|8:22||& hyo comen þa to bethsaida. & hyo brohten hym þa ænne blindne. & hine bæden þt he hine æt-rine.|
|8:23||& þa æt-ran he þas blinden hand end lædde hine buton þa wic. & spætte on his eagen. & his hand on asette & hine axode. hwæder he aht ge-seage.|
|8:24||Ða quoth. he. þa þæ he hine be-seag. ic ge-seo men swilce treow gangende.|
|8:25||Eft he asette his hand ofer his eagen. & he ge-seah þa. & warð ge-eodneowed. swa þt he brihtlice eall ge-seah.|
|8:26||Ða sende he hine to his huse. & cwæd. ga to þinen huse. & þeah þu on tun gä nanen þu hit ne segge.|
|8:27||Þa eode he & his leorning-cnihtes on þt castell ceastre philippi. & he on weige his leorning-cnihtes axode. hwæt seggeð men þt ic syo.|
|8:28||Ða andswereden hyo. sume Johannem þanne fulluhtere. sume heliam. sume sumne of þam witegen.|
|8:29||Ða cwæð he. hwæt segge ge þt ic syo. Þa andswerede petrus hym. & quoth. Þu ert crist.|
|8:30||& þa bead he hym þt hyo nanen be him ne saigden.|
|8:31||Ða on-gan he hyo læren þt mannes sune ge-bered feole þinge þolien. & beo aworpen fram ealdor-mannen. & heah-sacerden. & bokeren. & beon of-slagen. & æfter þreom dagen arisan.|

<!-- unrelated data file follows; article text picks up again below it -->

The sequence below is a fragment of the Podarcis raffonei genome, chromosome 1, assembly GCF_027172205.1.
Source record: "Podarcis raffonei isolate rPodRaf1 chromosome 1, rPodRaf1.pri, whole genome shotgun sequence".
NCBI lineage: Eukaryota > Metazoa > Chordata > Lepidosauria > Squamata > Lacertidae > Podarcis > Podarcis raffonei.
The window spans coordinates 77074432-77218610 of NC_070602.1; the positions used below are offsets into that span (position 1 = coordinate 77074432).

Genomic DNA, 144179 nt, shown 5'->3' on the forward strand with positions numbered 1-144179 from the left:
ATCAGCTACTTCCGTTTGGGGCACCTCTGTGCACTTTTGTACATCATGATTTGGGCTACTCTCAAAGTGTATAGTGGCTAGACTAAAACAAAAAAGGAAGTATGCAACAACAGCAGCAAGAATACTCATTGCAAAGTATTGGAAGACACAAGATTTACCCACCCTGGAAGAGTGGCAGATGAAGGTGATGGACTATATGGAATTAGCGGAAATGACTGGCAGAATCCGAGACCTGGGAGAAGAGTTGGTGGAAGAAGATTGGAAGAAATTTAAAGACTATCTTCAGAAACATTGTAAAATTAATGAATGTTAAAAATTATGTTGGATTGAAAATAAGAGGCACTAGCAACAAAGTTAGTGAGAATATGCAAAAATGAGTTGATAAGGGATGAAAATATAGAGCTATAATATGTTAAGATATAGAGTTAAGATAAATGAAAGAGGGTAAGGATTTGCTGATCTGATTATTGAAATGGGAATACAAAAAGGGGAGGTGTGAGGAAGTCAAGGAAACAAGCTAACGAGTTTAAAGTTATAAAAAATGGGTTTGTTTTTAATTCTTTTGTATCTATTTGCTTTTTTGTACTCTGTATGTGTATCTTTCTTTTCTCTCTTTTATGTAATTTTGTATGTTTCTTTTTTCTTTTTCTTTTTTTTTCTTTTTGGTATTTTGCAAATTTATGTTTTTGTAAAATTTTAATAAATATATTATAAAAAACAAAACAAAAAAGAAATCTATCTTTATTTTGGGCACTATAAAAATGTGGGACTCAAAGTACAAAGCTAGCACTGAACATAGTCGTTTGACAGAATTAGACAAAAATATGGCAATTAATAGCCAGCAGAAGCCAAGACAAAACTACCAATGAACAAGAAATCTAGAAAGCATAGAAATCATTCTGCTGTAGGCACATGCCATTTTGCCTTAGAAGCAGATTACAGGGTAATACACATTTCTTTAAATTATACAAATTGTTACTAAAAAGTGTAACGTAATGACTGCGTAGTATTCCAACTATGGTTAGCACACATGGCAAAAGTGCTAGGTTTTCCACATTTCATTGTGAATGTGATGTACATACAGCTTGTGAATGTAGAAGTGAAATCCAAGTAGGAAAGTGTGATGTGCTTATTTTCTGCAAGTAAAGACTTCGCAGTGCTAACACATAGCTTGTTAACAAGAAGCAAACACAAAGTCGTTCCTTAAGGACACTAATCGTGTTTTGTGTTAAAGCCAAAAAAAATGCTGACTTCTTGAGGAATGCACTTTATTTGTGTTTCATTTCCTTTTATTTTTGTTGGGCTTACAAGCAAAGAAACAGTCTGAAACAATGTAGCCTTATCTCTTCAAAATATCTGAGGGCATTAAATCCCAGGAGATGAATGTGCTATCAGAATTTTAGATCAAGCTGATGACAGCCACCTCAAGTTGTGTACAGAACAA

|8:32||& spæcen þa openlice. & þa nam petrus hine. & gan hine þreatigen.|
|8:33||þa be-wende he hine & kydde petre. & quoth. Ga on bæcc sathanas for þan þu nast þa þing þe synde godes. Ac þa þing þe synde manne.|
|8:34||Ða cwæð he to-gædere ge-clepede manega mid his leorning-cnihten. Gyf hwa wile me felgien wið-sace hine sylfne. & nime his cwolmenge & folgie me.|
|8:35||Se þe wile his sawle hæle ge-don. se hyo for-spilð. Se þe for-spild his sawle for me. & for þam godspelle se hyo ge-hælð.|
|8:36||Hwæt fremed men þeah he ealne midden-eard ge-streonig. & do his sawle for-wurðe.|
|8:37||odðe hwilc ge-wrixl syld se man for his sawle.|
|8:38||Soðlice se þe me for-sihð & mine word on þisre unriht-hameðen & synfullen cneorysse. þane mannes sune for-sihð. þanne he cemð on his fader wulder mid his halgen ænglen.|
Wessex Gospels c.1175
The Wessex Gospels (also known as the West-Saxon Gospels) are a full translation of the four gospels of the Christian Bible into a West Saxon dialect of Old English. Designated Royal MS 1 A XIV, it is historically important.